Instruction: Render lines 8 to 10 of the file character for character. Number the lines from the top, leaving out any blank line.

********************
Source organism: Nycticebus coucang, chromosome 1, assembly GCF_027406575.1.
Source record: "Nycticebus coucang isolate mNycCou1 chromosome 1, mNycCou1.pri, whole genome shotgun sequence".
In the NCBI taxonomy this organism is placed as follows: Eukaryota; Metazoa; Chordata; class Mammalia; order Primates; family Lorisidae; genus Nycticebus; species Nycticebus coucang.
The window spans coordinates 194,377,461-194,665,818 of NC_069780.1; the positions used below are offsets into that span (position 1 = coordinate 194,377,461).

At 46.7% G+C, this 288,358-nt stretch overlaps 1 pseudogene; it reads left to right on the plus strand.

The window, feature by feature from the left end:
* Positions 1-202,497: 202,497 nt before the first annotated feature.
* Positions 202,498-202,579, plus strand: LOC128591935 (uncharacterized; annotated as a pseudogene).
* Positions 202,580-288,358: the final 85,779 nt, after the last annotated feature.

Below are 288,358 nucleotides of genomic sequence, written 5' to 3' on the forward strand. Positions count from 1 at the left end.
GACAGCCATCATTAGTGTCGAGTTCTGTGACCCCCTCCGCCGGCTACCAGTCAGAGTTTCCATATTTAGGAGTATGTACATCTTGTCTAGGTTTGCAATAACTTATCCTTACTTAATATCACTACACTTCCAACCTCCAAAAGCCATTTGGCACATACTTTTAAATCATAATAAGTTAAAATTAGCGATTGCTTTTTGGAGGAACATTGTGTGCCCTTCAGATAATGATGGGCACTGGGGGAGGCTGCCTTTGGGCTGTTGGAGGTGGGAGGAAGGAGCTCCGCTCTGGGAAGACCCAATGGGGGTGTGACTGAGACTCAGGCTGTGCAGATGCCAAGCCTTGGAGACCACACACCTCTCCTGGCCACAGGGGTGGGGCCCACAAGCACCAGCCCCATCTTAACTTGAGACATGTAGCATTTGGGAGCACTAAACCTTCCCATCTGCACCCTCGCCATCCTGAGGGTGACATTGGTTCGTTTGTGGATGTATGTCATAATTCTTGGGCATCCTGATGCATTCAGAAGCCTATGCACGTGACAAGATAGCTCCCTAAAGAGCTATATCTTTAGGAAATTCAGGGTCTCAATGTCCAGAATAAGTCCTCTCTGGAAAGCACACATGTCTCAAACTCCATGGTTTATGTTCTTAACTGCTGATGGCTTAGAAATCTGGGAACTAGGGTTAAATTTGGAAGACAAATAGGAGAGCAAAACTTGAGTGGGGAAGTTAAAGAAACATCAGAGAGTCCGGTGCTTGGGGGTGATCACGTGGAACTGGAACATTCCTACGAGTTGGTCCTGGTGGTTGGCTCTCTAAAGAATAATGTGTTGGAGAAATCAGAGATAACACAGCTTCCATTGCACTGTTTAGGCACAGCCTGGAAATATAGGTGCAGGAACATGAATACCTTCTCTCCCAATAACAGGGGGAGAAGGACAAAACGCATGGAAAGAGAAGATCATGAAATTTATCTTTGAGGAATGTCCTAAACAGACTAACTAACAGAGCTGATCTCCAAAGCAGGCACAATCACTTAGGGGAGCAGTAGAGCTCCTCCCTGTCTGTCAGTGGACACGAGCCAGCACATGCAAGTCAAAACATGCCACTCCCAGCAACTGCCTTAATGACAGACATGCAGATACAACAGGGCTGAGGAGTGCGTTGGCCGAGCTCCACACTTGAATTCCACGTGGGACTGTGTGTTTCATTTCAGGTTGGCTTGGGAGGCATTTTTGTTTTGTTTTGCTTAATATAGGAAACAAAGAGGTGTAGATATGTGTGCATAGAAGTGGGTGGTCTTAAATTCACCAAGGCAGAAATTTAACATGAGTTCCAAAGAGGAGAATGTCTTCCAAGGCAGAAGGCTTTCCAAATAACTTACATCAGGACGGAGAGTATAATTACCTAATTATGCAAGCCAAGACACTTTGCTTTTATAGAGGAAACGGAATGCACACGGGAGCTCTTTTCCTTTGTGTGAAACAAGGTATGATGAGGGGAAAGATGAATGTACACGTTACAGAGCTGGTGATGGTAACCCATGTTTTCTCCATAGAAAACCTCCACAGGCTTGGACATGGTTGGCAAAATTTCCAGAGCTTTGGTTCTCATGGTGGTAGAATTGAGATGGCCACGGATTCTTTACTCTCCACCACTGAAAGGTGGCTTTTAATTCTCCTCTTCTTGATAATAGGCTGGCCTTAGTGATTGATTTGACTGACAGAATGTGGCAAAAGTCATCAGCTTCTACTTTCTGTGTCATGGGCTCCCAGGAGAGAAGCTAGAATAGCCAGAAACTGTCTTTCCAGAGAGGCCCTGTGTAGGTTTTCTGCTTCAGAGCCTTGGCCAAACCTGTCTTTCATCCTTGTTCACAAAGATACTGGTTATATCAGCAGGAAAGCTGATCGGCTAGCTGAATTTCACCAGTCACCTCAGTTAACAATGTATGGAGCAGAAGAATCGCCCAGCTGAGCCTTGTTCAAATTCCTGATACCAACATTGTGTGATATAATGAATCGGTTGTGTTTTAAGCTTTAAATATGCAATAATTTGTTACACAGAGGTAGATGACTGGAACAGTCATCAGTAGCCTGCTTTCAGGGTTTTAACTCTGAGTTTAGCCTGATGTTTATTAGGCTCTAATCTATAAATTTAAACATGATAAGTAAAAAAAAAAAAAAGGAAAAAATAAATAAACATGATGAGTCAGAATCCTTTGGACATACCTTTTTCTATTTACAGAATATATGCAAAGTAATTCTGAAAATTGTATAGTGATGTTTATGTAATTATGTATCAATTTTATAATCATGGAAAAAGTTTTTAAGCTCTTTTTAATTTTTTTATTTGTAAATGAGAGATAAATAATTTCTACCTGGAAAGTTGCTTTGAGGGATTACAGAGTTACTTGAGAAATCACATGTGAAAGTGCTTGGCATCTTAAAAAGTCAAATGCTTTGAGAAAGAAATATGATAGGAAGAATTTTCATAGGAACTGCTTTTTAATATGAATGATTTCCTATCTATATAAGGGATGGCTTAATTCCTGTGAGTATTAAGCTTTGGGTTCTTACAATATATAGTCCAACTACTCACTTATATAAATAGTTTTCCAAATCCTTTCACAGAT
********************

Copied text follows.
* Positions 202,498-202,579, plus strand: LOC128591935 (uncharacterized; annotated as a pseudogene).
* Positions 202,580-288,358: the final 85,779 nt, after the last annotated feature.

Below are 288,358 nucleotides of genomic sequence, written 5' to 3' on the forward strand. Positions count from 1 at the left end.